Showing results for 
Search instead for 
Did you mean: 

running new video card with older motherboard

Level 7
I am currently using an ASUS Maximus VIII Hero Alpha MB, Intel i7 6700K CPU (at stock clocks), and a GTX 980Ti video card.
I was just given an RTX 3080 card as a gift. Now I know that if I swap out the 980Ti for the 3080 that I'll probably have some
bottlenecking, but my questions are, will the 3080 work fine in the old MB? Will I have to update the BIOS from 3703 to 3802 first
to make it work. I've always been afraid to update the BIOS. PSU is a Corsair AX 860i. Thx for any feedback.

Level 13
In regardless which bios version you installed. The PCIe lane speed will not change.

Level 7
My only concern is that the 3080 may not work unless I update BIOS from 3703 to 3802 since the board
is so old and the card is new.

GPUs are very backwards compatible. Some features like resizable bar are not available on older systems and as you mention, some bottlenecking. Otherwise it will work fine.
A bus station is where a bus stops. A train station is where a train stops. On my desk, I have a work station…

Level 7
So, no need to update the BIOS just to get it to work?
I hope you are right. Thanks

Probably no strong need to upgrade, but there might be reasons it would be beneficial. The BIOS updates can include performance and security fixes from the CPU vendors, for example. Check the description on each BIOS download that's newer than your current one to see what you would get. It's entirely possible that they may have fixed something which would improve performance or stability on newer GPUs, but probably not. The BIOS mostly uses ancient generic VGA stuff during boot, and the clever stuff is all in the OS graphics drivers; that ancient stuff hasn't really changed much in decades, so cards mostly just work as long as the OS can support them (once the OS is running, the BIOS GPU stuff is basically irrelevant).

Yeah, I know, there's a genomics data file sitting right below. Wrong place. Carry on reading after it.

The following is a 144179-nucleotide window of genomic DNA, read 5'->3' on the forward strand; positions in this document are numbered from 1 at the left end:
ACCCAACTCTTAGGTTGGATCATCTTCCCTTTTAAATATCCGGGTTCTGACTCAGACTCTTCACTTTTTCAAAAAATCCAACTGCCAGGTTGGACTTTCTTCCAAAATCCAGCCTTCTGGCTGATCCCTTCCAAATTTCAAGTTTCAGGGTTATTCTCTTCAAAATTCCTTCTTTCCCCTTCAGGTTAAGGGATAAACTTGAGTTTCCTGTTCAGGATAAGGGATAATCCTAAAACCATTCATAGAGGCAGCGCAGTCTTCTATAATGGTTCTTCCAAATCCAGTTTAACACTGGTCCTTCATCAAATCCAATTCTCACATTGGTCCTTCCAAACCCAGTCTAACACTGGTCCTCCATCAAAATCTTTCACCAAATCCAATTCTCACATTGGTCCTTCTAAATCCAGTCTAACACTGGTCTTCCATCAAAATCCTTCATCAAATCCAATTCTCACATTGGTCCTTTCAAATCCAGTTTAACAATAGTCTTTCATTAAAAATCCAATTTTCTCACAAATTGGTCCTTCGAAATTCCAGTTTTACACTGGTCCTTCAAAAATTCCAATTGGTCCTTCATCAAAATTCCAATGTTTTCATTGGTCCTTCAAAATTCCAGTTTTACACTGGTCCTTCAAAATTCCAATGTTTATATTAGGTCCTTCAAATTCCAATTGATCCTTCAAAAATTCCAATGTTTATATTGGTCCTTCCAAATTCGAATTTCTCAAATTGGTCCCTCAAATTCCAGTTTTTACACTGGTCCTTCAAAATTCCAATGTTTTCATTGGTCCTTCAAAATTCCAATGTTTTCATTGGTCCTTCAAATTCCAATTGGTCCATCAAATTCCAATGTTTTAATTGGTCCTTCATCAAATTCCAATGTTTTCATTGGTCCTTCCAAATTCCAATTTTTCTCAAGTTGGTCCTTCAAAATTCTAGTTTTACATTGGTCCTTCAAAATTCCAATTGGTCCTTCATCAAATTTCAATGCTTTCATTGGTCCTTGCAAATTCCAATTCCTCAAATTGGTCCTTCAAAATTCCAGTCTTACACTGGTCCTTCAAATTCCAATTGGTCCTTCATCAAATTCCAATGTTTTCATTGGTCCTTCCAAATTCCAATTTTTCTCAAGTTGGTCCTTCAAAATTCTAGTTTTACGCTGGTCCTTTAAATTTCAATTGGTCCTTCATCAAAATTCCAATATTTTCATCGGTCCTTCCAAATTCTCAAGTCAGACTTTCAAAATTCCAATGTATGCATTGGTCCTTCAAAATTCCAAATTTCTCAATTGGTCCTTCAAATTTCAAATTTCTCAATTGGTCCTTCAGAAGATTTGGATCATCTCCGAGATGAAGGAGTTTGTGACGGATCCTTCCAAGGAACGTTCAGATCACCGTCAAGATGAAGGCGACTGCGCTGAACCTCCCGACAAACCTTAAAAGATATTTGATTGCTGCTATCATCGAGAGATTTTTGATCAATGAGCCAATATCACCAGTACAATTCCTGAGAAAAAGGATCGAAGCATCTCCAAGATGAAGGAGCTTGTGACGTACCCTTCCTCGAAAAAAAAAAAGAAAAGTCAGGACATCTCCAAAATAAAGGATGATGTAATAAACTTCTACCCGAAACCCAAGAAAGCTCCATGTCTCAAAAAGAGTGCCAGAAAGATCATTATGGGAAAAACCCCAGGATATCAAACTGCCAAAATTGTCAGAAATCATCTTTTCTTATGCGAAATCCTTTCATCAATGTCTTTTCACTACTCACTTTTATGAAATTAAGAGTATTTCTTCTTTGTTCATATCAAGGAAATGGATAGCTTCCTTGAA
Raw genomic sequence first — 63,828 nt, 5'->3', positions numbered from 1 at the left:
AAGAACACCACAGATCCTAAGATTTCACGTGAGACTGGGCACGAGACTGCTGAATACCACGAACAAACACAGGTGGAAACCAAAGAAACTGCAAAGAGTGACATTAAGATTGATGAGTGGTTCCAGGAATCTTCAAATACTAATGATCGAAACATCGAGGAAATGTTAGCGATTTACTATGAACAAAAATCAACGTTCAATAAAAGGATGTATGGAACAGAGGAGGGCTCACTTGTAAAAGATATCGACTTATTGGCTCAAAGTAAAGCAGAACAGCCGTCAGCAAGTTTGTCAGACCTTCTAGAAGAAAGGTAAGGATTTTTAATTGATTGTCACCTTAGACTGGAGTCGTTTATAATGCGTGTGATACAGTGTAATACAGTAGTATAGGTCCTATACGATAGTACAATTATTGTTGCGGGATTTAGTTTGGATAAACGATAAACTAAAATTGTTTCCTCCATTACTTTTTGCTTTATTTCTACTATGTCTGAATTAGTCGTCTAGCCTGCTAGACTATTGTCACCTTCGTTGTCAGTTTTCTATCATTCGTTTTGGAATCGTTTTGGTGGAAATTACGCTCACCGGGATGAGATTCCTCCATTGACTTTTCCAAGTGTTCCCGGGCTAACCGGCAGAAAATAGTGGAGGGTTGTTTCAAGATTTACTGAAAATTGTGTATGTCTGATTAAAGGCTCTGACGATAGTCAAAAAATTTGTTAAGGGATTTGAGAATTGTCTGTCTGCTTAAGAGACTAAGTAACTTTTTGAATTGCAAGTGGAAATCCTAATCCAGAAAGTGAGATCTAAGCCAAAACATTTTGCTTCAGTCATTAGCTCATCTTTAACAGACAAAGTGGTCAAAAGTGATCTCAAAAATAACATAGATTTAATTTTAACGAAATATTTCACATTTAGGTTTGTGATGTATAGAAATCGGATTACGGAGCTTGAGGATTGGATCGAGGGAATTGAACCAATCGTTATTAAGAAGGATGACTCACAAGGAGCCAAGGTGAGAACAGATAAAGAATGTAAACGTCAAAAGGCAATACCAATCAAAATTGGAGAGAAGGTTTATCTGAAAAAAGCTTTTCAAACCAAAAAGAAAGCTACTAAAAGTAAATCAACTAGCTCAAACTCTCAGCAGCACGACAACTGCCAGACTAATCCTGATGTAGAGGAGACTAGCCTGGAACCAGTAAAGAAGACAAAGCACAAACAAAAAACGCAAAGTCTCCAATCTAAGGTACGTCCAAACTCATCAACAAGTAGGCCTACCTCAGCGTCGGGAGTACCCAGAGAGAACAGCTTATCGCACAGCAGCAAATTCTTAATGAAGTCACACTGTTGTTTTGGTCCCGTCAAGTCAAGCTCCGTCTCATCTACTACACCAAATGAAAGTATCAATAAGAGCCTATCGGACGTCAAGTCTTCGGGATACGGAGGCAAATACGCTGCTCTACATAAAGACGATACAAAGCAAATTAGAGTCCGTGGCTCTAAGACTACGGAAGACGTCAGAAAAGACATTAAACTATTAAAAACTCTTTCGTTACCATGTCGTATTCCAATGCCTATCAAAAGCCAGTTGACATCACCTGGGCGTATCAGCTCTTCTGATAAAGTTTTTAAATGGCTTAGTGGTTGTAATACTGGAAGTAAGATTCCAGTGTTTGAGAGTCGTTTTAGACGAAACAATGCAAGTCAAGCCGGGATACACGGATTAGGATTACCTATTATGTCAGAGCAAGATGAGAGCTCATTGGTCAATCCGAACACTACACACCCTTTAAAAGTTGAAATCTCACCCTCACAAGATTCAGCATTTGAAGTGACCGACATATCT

You are highly unlikely to do any serious harm by just trying the card without updating (taking appropriate care and static electricity precautions when installing). If you encounter any issues, consider the BIOS version in your troubleshooting.

Your motherboard should be dual BIOS (I think, didn't check the spec sheet, most of the premium boards like Crosshair and Maximus series have had that for a long time). It will also probably have the clever BIOS Flashback / Crashfree BIOS feature, which makes it almost impossible to perma-brick it when flashing using normal end user tools; just insert USB stick with appropriate BIOS file into the marked slot, and follow the manual (press the button on the back). Nothing is every 100% risk free, but they have done a lot to make BIOS updates low risk and easy on the premium boards. The current generation of boards can even flash themselves from USB with no CPU or memory installed, if memory serves.